Setting up a mail server with OpenSMTPD and Dovecot without Rspamd

August 2, 2022

Yet in March 2022 I moved my mail server from a FreeBSD VPS hosted on Contabo to my own OrangePI Nano 3, running Armbian. Technically, Contabo is great, but in the beginning of 2022 they started collecting 20% VAT in favor of putin and you might guess what those funds are for.

This blog post summarizes my experience in installing OpenSMTPD and Dovecot in a LXC container on a tiny OrangePI Nano 3 SBC running Armbian. Actually, this is my second installation of mail server since March, when I had no time to write down any notes. And I no longer use Rspamd because it seems to be broken on Linux and I had to find a replacement for DKIM signing.



Installing LXC

LXC was created with the following command:

lxc-create -n mailserver -t debian -- -r bullseye

I used privileged container initially but then moved to unprivileged one. In the container install necessary packages:

apt install less nano psutils rsync apt-utils iputils-tracepath inetutils-ping \
            dnsutils nftables curl gnupg2 ca-certificates lsb-release debian-archive-keyring
apt install --no-install-recommends rsyslog logrotate cron
apt install opensmtpd dovecot-core dovecot-imapd dovecot-lmtpd python3-pip

The first two commands install minimal usable system, you can revise that list by your taste.


During installation, opensmtpd asks for local domain, offering `localdomain` as the default name. In the previous installation I left it as is and this did not cause any problems until I tried to post to some mailing list.

However, this time OpenSMTPD installation did not complete for some reason. The domain I entered was not written to /etc/mailname. And it did not even create the basic /etc/mail directory. I had to do that by myself. Things get worse over time and OpenSMTPD installation script looks broken even more since March. Yes, this world is rolling to hell.

As I already have all existing configuration files in /etc/mail, I simply copied them from the previous installation.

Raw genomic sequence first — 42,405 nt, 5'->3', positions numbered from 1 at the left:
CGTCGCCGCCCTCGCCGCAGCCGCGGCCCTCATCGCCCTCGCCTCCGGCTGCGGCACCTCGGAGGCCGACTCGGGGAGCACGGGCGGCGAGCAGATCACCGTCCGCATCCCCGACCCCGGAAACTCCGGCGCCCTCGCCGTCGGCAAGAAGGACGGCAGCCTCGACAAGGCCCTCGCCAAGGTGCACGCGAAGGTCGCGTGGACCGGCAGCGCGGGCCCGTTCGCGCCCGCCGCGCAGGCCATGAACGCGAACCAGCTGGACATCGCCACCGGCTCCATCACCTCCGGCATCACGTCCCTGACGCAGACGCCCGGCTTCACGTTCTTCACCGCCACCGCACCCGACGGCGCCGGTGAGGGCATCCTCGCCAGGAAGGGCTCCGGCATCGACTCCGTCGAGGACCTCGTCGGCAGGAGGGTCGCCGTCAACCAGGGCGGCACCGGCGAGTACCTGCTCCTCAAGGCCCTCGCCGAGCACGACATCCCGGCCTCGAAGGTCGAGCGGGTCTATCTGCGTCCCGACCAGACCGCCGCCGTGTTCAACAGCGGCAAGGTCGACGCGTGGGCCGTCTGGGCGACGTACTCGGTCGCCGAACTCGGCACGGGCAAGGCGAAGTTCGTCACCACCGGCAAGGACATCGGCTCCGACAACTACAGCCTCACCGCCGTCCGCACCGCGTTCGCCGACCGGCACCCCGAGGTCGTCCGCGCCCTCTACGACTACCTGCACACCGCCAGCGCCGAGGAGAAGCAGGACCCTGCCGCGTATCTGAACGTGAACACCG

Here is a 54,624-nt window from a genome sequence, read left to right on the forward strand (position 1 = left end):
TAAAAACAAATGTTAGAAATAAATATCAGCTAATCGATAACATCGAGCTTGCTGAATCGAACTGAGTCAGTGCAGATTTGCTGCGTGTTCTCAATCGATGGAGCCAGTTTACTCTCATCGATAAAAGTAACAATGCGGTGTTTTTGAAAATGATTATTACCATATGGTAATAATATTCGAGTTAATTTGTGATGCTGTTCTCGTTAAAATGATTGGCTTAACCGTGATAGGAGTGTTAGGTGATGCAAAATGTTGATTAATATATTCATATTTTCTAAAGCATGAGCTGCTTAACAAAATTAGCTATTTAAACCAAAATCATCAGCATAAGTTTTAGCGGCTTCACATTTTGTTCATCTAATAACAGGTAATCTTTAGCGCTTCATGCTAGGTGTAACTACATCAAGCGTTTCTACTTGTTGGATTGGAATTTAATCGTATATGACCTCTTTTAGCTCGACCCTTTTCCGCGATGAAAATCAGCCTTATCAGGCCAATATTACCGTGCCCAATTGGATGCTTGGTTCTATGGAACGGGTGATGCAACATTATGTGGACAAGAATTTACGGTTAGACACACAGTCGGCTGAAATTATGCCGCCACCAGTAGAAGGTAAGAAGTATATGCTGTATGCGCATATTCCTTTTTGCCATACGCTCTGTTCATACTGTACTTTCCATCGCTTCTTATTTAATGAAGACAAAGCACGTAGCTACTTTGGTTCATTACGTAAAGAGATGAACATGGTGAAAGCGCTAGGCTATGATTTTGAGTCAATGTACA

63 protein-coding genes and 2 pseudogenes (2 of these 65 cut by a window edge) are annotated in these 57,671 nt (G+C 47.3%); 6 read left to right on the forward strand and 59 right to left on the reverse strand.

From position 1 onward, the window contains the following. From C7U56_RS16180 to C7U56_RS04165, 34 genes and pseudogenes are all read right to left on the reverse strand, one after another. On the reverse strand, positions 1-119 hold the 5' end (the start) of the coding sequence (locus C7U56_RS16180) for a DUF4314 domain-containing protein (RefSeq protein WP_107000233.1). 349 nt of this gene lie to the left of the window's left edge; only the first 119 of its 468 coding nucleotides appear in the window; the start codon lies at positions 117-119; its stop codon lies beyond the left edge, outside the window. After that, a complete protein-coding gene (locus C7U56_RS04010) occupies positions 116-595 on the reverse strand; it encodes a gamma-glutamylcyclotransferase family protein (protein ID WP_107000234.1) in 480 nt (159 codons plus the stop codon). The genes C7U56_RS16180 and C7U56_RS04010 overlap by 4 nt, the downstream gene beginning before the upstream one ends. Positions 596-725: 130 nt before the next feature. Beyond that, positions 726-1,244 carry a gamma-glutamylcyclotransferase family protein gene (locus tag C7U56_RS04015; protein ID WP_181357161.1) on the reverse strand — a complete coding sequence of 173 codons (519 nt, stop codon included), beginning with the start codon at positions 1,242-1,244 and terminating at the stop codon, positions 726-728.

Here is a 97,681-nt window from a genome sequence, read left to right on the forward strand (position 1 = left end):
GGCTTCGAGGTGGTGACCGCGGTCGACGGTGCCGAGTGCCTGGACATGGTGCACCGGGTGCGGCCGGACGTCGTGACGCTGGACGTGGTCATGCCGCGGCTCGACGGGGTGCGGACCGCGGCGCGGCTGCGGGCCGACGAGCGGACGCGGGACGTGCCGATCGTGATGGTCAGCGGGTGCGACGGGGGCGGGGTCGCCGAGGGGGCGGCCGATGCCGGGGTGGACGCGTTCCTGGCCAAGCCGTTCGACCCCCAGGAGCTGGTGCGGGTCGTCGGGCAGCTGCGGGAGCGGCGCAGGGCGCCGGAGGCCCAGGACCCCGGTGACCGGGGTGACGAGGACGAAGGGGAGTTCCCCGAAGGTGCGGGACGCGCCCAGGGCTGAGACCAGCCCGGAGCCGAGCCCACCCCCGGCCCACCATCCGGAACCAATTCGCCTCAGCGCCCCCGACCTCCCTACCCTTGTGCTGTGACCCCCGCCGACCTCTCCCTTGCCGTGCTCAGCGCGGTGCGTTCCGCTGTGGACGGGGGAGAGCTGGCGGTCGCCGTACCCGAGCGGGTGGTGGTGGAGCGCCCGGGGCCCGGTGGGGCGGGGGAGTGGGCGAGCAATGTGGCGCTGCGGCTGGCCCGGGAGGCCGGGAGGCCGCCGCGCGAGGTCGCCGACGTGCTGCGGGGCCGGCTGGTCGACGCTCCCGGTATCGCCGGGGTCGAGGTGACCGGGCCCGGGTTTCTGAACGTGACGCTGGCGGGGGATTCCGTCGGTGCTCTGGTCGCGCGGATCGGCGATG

As I already said, problems with Rspamd started yet on FreeBSD installation. Rspamd failed to sign messages for subdomains and I was unable to fix that in reasonable time.

Later on I got troubles with sending PDF attachments.

Finally, on Linux, it failed completely (or that was me who failed using it?) It crashed even on DKIM signing. Again, I felt myself wasting my time trying to turn everything but DKIM off in its configuration files. No luck, and I went to find a replacement.

Basically, I don't filter out spam. Nowadays, email spammers seem to be old farts and their customers are same old farts. I don't get any spam for my new mailboxes and the only spam (approx. 500 messages for last year) was sent to my very old mailbox in a 25-years old domain I resurrected a couple of years ago. Given that I have much, much more storage space than holy gmail offers, I simply store all messages without reading them. Soon I'll write a script to detect if someone is really knocking.

The only thing I needed from Rspamd was DKIM signing and there aren't too many alternatives out there and all them look like old shit. For example, opendkim was last released in 2015. Debian has a package but it does not work with OpenSMTPD. Another one, dkimproxy, is even older, last release is dated 2011.

Finally I have found the solution:, Here's what we do:

pip install dkimpy

The above command installs dkimsign and dkimverify, but they seem to be outdated and do not accept -c option. That's why we need Palant's scripts. Put them to /usr/local/bin and make executable.

Make changes to /etc/smtpd.conf:

filter dkimverify proc-exec "/usr/local/bin/"
filter dkimsign proc-exec "/usr/local/bin/ -c /etc/mail/dkim/dkimsign.conf"

listen on eth0 port 25 tls pki filter dkimverify
listen on eth0 mask-src port 587 tls-require pki auth <passwd> filter dkimsign

Entries in /etc/mail/dkim/dkimsign.conf look like this:


This time I only created vmail user and copied all the configuration and mailboxes from the previous installation. Nothing new.